A man bends at the river’s edge, his face obscured by his flat-crowned, wide felt hat. He’s running his hand in the water at first, now reaching into it more purposefully. The camera closes in on his nail beds, cracked and dirty beneath the twinkling water. He lifts a small stone out of the water, wipes it on his shirt front, then holds it out, refracting yellow rays of California sun. The soundtrack swells as he stage whispers: “gold.”
This “memory,” an amalgamation of old Westerns and Discovery channel “dramatic recreations,” was my first, and only precursor to the Sacramento river. The Gold Rush, a chapter of American history I personally have not reflected on since grade school, still occupies a significant portion of the historical imagination of this town.
There are remembrances everywhere, some are stilted, such as the architecturally rich but functionally vapid corner of the city called Old Sacramento Historic District, comprised entirely of tourist traps and candy “shoppes.” Others staid, like the California State Indian Museum, a “museum” that could more accurately be described as a ‘“textbook” whose black and white pages were blown up and mounted onto the walls of a single windowless room.
And some, blessedly, are extraordinary, like the river, which inexplicably gleams with flecks of gold still. During the drought, the Sacramento Bee reported that diminishing flow in the river had, “been leaving gold residues, like gilded bathtub rings, amid the cobbled banks of many rivers and streams.” Of course, the headline writer didn’t miss her opportunity for a “gold lining to the situation” joke.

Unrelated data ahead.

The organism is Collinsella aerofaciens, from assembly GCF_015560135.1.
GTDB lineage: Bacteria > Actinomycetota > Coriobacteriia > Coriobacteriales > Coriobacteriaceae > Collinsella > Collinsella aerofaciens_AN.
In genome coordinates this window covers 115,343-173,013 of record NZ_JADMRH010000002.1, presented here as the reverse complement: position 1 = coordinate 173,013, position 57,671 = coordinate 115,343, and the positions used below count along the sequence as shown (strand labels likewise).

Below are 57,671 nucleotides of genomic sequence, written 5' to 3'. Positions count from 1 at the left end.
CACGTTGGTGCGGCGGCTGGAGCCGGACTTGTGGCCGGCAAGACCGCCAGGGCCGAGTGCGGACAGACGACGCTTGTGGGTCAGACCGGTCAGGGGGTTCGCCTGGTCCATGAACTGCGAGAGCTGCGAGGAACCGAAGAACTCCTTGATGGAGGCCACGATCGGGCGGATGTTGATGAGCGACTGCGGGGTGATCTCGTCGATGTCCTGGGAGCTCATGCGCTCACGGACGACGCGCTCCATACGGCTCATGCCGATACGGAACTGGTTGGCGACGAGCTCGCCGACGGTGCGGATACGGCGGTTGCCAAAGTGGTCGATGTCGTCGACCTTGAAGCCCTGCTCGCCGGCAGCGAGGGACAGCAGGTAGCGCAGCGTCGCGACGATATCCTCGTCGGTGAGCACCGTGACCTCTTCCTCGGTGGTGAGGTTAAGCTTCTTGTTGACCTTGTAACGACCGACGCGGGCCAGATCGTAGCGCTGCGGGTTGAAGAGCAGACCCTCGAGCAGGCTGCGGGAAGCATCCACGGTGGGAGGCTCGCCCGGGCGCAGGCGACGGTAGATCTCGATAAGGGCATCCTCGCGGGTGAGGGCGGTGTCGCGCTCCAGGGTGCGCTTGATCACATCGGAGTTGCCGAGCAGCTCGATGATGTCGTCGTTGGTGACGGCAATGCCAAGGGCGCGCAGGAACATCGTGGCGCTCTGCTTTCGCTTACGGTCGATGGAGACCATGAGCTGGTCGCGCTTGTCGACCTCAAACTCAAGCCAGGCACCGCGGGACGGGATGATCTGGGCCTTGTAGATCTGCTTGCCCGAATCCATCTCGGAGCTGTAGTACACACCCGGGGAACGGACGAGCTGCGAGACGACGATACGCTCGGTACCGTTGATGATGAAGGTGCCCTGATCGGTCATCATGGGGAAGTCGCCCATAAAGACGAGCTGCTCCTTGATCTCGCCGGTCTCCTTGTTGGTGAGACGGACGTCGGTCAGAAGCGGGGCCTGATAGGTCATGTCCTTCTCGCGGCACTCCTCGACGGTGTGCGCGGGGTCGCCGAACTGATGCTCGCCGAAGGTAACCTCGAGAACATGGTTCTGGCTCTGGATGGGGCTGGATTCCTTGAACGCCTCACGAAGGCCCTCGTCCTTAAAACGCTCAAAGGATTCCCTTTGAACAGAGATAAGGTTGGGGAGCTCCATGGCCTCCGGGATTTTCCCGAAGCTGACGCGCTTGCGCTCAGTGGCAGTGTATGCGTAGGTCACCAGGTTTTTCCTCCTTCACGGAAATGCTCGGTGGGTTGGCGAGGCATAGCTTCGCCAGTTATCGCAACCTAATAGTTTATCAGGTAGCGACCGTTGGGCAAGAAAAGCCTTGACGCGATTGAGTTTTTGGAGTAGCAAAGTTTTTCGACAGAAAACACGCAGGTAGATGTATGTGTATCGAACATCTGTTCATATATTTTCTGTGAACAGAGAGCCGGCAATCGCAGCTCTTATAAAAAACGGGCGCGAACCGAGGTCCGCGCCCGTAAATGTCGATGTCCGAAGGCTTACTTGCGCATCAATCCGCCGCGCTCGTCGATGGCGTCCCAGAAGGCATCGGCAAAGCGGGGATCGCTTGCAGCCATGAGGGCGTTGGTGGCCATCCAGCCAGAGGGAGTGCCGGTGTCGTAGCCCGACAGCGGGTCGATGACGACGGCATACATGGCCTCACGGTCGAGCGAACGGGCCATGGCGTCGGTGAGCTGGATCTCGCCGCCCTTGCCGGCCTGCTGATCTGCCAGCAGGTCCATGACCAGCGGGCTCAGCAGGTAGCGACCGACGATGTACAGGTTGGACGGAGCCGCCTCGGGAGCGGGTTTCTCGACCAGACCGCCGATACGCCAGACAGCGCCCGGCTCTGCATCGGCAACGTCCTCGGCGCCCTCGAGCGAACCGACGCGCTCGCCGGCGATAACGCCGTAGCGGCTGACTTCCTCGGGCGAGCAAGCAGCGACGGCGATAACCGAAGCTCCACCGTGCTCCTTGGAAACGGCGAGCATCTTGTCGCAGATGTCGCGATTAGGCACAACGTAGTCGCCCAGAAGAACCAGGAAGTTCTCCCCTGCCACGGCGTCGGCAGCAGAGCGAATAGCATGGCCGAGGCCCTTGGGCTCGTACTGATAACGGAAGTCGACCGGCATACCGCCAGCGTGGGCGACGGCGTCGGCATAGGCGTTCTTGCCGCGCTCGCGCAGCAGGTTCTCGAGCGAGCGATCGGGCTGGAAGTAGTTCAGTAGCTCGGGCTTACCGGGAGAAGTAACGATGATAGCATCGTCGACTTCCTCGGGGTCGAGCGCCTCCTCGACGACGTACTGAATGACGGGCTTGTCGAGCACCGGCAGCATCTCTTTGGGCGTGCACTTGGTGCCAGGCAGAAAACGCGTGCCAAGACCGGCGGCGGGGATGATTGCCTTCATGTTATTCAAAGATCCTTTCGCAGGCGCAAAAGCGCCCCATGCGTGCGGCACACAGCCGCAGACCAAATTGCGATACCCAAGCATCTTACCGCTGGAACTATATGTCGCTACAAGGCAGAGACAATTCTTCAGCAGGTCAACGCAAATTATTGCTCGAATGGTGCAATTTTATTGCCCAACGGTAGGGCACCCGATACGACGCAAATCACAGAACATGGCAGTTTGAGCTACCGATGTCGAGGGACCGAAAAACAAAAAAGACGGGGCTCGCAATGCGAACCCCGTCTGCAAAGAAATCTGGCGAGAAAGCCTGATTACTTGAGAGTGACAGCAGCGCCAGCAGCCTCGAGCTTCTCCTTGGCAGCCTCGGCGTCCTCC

It takes us thirteen minutes, door to door, to the river access point at Sutter Landing (pictured throughout.) It’s the sweetest little beach. Dogs, children, swimming, overt public drinking, and even the occasional scuba diver all happily co-exist among the sand and foliage that abuts the river. We originally found it scouting a location for an upcoming family portrait session, and although we ended up choosing a different location for that shoot, I would love to shoot a family here before the warm weather is gone. In the meantime, you can find me there, photographing mine.